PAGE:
Old Compound + Known Purpose + Prior Art Concentrations = Obvious -- Galderma Labs L.P., et al v. Tolmar, Inc.


In a split panel decision, the U.S. Court of Appeals for the Federal Circuit reversed a district court concluding that the claims at issue were invalid as obvious because they were directed to the use of an old compound for a known purpose in a concentration that falls squarely within a range disclosed in the prior art as preferred for that purpose.  The Federal Circuit also concluded that objective considerations of non-obviousness, including teaching away, unexpected results and commercial success, did not overcome the clear and convincing evidence of obviousness based on the prior art.  Galderma Labs L.P., et al v. Tolmar, Inc., Case No. 2013-1034 (Fed. Cir., Dec. 11, 2013) (Prost, J.) (Newman, J., dissenting).

Galderma, a manufacturer of topical pharmaceuticals, initiated a Hatch-Waxman patent infringement suit against Tolmar which had previously filed an Abbreviated New Drug Application (ANDA) seeking approval from the U.S. Food and Drug Administration (FDA) for a 0.3 percent adapalene gel pharmaceutical product for the use in treating acne.  Galderma alleged that Tolmar’s proposed 0.3 percent adapalene product would infringe numerous claims of several Galderma patents.  Galderma had previously marketed a 0.1 percent adapalene gel product for treating acne, Differin® 0.1 percent gel, which had been protected by prior patents that expired in 2010.  Tolmar’s primary defense challenged the validity of the asserted patent claims, based on obviousness.

Following an eight-day bench trial, the district court ruled that the asserted claims were not obvious and that Tolmar’s proposed 0.3 percent adapalene gel product would infringe them.  With respect to obviousness, the district court concluded held that Galderma’s prior patents, which disclosed the use of adapalene in a preferred range of 0.01 percent to 1 percent in a topical gel for the treatment of acne and other skin diseases did not render obvious the asserted claims, which were all directed to 0.3 percent adapalene topical gel product for treating acne.  The district court also found that objective considerations of non-obviousness, specifically, teaching away, unexpected results and commercial success, further supported the validity of the claimed inventions.  Tolmar appealed.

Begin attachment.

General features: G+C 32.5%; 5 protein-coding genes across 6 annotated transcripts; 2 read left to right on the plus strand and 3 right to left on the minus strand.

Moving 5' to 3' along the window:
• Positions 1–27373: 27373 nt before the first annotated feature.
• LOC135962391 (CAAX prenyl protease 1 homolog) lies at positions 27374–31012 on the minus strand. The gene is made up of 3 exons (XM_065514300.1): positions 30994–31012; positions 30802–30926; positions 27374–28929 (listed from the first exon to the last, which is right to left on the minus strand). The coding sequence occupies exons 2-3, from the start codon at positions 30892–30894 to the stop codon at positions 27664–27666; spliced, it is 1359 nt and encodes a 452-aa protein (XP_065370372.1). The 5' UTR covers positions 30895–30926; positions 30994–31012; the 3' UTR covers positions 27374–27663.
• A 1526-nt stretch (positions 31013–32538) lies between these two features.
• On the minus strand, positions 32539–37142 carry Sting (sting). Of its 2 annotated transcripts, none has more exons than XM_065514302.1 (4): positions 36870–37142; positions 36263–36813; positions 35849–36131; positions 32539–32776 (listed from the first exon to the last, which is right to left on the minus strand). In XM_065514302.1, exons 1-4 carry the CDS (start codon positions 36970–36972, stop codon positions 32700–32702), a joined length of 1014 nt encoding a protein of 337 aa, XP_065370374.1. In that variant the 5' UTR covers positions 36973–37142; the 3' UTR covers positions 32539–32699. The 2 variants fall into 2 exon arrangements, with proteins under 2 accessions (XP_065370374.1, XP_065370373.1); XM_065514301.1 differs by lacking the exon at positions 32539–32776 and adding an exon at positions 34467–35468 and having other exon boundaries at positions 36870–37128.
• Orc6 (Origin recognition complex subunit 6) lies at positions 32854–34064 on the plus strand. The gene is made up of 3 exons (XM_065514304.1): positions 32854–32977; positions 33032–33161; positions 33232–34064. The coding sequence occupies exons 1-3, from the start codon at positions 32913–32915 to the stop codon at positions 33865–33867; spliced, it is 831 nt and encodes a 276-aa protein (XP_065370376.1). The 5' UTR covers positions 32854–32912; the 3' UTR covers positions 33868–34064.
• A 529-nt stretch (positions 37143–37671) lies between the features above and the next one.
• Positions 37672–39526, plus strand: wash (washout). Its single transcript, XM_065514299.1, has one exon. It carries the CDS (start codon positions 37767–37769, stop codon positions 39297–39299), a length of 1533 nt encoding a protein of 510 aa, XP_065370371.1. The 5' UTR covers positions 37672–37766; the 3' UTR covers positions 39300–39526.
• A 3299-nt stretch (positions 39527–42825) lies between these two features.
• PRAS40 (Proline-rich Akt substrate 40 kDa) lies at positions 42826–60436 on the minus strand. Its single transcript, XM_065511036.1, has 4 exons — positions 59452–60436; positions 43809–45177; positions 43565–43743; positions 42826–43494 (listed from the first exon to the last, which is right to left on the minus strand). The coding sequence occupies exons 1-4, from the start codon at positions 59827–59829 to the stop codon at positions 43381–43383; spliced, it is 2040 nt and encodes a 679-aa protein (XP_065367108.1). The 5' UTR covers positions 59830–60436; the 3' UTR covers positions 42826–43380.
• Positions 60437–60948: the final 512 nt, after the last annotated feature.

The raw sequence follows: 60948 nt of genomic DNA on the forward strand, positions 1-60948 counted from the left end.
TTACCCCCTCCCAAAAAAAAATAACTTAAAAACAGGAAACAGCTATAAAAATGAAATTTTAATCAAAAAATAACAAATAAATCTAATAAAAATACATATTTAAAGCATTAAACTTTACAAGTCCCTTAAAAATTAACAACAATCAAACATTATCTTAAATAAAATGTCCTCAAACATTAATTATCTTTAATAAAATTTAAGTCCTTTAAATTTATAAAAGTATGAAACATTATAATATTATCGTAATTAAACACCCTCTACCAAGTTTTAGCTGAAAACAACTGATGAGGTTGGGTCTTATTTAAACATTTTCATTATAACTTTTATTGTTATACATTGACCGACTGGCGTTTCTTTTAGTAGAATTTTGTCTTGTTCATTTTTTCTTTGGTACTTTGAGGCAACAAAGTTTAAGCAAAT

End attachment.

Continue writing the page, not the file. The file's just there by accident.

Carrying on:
Noting that “Tolmar presents an obviousness case that is both straightforward and potent,” the Federal Circuit reversed the district court’s conclusion that the patent claims were not obvious.  The panel majority concluded that Tolmar had proven, through clear and convincing evidence, that the asserted claims were obvious in view of Galderma’s prior expired patents in combination with Galderma’s data sheet for its prior Differin 0.1 percent adapalene gel product.  The Federal Circuit pointed out that the district court had misapplied the law of obviousness, imposing on Tolmar evidentiary burdens (with regard to motivation to combine) that the law does not require.

The Federal Circuit also rejected the district court’s rulings with respect to objective considerations of non-obviousness.  In particular, the Federal Circuit found that the prior art did not teach away from using a 0.3 percent adapalene formulation for the treatment of acne, because, although the prior art may have suggested that 0.1 percent adapalene concentration was thought to be optimal at the time of the invention, the prior art did not criticize or discourage using adapalene concentrations greater than 0.1 percent.  Rather, the Court concluded that any unexpected results Galderma claimed to have shown with respect to side effects were not probative to rebut the obviousness of the claimed invention because they related to differences in degree rather than differences in kind.  Finally,  any commercial success was of limited value because, to the extent Galderma’s commercial 0.3 percent adapalene gel product was commercially successful, such success was due to Galderma’s previous patents, which blocked competitors from marketing any adapalene product for the treatment of acne until they expired in 2010.

In dissent, Judge Newman acknowledged that, “without doubt, the question of obviousness here presented is a close call.”  Nevertheless, Judge Newman took her colleagues to task for allegedly ignoring several district court findings of fact, applying flawed procedural and substantive law and distorting the burdens and proof and production. The dissent concludes that “[i]n refusing to credit any of the demonstrated ‘secondary considerations’ my colleagues foreclose patentability to a vast body of improvement patents.

Practice Note:  This decision should give pause to pharmaceutical companies who first secure patent protection for pharmaceutical compounds in concentrations falling within a preferred range and then, near the expiration of the patents, subsequently attempt to extend their monopoly by seeking patents for specific concentrations of the pharmaceutical compound within the preferred range.

Disclosure Note:  McDermott represented Galderma in the reported case.

Topics:  Obviousness, Patent Litigation, Patents, Prior Art

Published In: Civil Procedure Updates, Intellectual Property Updates, Science, Computers & Technology Updates

DISCLAIMER: Because of the generality of this update, the information provided herein may not be applicable in all situations and should not be acted upon without specific legal advice based on particular situations.

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